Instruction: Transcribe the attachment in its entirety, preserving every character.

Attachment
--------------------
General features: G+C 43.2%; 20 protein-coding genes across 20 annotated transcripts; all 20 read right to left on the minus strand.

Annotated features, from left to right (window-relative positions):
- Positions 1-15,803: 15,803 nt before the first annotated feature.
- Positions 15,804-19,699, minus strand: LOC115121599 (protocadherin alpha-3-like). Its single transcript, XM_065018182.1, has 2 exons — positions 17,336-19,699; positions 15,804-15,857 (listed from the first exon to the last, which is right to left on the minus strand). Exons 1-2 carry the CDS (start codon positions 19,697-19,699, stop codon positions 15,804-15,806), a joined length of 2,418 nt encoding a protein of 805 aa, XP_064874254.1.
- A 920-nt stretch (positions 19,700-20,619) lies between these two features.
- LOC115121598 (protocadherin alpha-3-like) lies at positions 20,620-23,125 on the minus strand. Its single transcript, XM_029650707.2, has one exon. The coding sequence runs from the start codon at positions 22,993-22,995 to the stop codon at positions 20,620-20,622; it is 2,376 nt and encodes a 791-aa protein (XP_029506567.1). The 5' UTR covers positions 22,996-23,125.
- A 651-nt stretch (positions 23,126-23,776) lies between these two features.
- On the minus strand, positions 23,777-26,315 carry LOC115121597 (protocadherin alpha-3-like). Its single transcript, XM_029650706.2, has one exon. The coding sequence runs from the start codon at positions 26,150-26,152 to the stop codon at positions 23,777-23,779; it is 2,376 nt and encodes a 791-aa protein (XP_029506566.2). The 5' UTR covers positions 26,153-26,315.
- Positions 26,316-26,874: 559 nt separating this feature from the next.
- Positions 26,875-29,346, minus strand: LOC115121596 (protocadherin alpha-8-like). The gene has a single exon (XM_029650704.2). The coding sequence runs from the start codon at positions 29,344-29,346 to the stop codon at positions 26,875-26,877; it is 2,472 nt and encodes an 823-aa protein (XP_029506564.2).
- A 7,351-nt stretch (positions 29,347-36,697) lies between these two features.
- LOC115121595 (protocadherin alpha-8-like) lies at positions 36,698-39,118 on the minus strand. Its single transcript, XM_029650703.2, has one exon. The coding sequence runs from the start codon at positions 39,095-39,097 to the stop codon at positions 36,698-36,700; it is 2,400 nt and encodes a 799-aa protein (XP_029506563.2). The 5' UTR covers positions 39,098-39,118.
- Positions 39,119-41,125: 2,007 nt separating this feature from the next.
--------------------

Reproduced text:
General features: G+C 43.2%; 20 protein-coding genes across 20 annotated transcripts; all 20 read right to left on the minus strand.

Annotated features, from left to right (window-relative positions):
- Positions 1-15,803: 15,803 nt before the first annotated feature.
- Positions 15,804-19,699, minus strand: LOC115121599 (protocadherin alpha-3-like). Its single transcript, XM_065018182.1, has 2 exons — positions 17,336-19,699; positions 15,804-15,857 (listed from the first exon to the last, which is right to left on the minus strand). Exons 1-2 carry the CDS (start codon positions 19,697-19,699, stop codon positions 15,804-15,806), a joined length of 2,418 nt encoding a protein of 805 aa, XP_064874254.1.
- A 920-nt stretch (positions 19,700-20,619) lies between these two features.
- LOC115121598 (protocadherin alpha-3-like) lies at positions 20,620-23,125 on the minus strand. Its single transcript, XM_029650707.2, has one exon. The coding sequence runs from the start codon at positions 22,993-22,995 to the stop codon at positions 20,620-20,622; it is 2,376 nt and encodes a 791-aa protein (XP_029506567.1). The 5' UTR covers positions 22,996-23,125.
- A 651-nt stretch (positions 23,126-23,776) lies between these two features.
- On the minus strand, positions 23,777-26,315 carry LOC115121597 (protocadherin alpha-3-like). Its single transcript, XM_029650706.2, has one exon. The coding sequence runs from the start codon at positions 26,150-26,152 to the stop codon at positions 23,777-23,779; it is 2,376 nt and encodes a 791-aa protein (XP_029506566.2). The 5' UTR covers positions 26,153-26,315.
- Positions 26,316-26,874: 559 nt separating this feature from the next.
- Positions 26,875-29,346, minus strand: LOC115121596 (protocadherin alpha-8-like). The gene has a single exon (XM_029650704.2). The coding sequence runs from the start codon at positions 29,344-29,346 to the stop codon at positions 26,875-26,877; it is 2,472 nt and encodes an 823-aa protein (XP_029506564.2).
- A 7,351-nt stretch (positions 29,347-36,697) lies between these two features.
- LOC115121595 (protocadherin alpha-8-like) lies at positions 36,698-39,118 on the minus strand. Its single transcript, XM_029650703.2, has one exon. The coding sequence runs from the start codon at positions 39,095-39,097 to the stop codon at positions 36,698-36,700; it is 2,400 nt and encodes a 799-aa protein (XP_029506563.2). The 5' UTR covers positions 39,098-39,118.
- Positions 39,119-41,125: 2,007 nt separating this feature from the next.